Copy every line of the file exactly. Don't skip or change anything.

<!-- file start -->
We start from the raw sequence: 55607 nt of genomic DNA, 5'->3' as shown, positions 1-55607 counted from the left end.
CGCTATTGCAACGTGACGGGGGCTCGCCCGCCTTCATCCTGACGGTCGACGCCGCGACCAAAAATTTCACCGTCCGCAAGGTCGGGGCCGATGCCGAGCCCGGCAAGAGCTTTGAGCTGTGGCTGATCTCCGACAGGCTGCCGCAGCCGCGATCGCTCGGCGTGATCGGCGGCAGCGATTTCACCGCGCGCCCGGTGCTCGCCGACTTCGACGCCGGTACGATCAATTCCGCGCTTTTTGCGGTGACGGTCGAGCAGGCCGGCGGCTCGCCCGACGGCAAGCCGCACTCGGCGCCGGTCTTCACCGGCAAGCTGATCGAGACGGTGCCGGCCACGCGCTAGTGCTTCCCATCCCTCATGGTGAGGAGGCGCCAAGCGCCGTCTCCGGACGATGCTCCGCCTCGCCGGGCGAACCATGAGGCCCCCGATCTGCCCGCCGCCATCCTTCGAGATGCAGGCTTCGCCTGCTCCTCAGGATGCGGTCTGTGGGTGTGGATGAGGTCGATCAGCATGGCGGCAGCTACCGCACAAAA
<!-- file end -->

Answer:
We start from the raw sequence: 55607 nt of genomic DNA, 5'->3' as shown, positions 1-55607 counted from the left end.
CGCTATTGCAACGTGACGGGGGCTCGCCCGCCTTCATCCTGACGGTCGACGCCGCGACCAAAAATTTCACCGTCCGCAAGGTCGGGGCCGATGCCGAGCCCGGCAAGAGCTTTGAGCTGTGGCTGATCTCCGACAGGCTGCCGCAGCCGCGATCGCTCGGCGTGATCGGCGGCAGCGATTTCACCGCGCGCCCGGTGCTCGCCGACTTCGACGCCGGTACGATCAATTCCGCGCTTTTTGCGGTGACGGTCGAGCAGGCCGGCGGCTCGCCCGACGGCAAGCCGCACTCGGCGCCGGTCTTCACCGGCAAGCTGATCGAGACGGTGCCGGCCACGCGCTAGTGCTTCCCATCCCTCATGGTGAGGAGGCGCCAAGCGCCGTCTCCGGACGATGCTCCGCCTCGCCGGGCGAACCATGAGGCCCCCGATCTGCCCGCCGCCATCCTTCGAGATGCAGGCTTCGCCTGCTCCTCAGGATGCGGTCTGTGGGTGTGGATGAGGTCGATCAGCATGGCGGCAGCTACCGCACAAAA